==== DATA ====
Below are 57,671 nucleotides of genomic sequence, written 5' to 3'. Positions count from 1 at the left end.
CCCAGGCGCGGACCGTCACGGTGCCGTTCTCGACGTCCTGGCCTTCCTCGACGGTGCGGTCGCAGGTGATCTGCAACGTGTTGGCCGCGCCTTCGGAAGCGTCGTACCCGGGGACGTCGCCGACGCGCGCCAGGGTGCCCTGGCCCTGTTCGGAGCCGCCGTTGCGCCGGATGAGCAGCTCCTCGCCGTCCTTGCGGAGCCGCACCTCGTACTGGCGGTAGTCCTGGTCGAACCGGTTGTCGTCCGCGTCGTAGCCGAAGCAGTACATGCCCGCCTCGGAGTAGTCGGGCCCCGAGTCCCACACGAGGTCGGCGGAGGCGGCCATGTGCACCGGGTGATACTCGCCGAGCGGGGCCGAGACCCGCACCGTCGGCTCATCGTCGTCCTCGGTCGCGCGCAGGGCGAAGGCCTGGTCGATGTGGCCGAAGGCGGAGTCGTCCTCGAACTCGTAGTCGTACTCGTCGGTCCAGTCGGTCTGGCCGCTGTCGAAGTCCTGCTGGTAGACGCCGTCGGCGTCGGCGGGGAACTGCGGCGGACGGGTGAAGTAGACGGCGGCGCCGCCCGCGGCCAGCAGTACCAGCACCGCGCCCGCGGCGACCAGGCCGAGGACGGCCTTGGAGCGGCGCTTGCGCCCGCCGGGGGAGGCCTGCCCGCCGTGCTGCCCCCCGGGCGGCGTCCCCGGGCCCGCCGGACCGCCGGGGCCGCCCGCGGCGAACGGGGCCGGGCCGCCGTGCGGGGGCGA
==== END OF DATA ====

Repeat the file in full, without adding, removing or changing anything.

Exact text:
Below are 57,671 nucleotides of genomic sequence, written 5' to 3'. Positions count from 1 at the left end.
CCCAGGCGCGGACCGTCACGGTGCCGTTCTCGACGTCCTGGCCTTCCTCGACGGTGCGGTCGCAGGTGATCTGCAACGTGTTGGCCGCGCCTTCGGAAGCGTCGTACCCGGGGACGTCGCCGACGCGCGCCAGGGTGCCCTGGCCCTGTTCGGAGCCGCCGTTGCGCCGGATGAGCAGCTCCTCGCCGTCCTTGCGGAGCCGCACCTCGTACTGGCGGTAGTCCTGGTCGAACCGGTTGTCGTCCGCGTCGTAGCCGAAGCAGTACATGCCCGCCTCGGAGTAGTCGGGCCCCGAGTCCCACACGAGGTCGGCGGAGGCGGCCATGTGCACCGGGTGATACTCGCCGAGCGGGGCCGAGACCCGCACCGTCGGCTCATCGTCGTCCTCGGTCGCGCGCAGGGCGAAGGCCTGGTCGATGTGGCCGAAGGCGGAGTCGTCCTCGAACTCGTAGTCGTACTCGTCGGTCCAGTCGGTCTGGCCGCTGTCGAAGTCCTGCTGGTAGACGCCGTCGGCGTCGGCGGGGAACTGCGGCGGACGGGTGAAGTAGACGGCGGCGCCGCCCGCGGCCAGCAGTACCAGCACCGCGCCCGCGGCGACCAGGCCGAGGACGGCCTTGGAGCGGCGCTTGCGCCCGCCGGGGGAGGCCTGCCCGCCGTGCTGCCCCCCGGGCGGCGTCCCCGGGCCCGCCGGACCGCCGGGGCCGCCCGCGGCGAACGGGGCCGGGCCGCCGTGCGGGGGCGA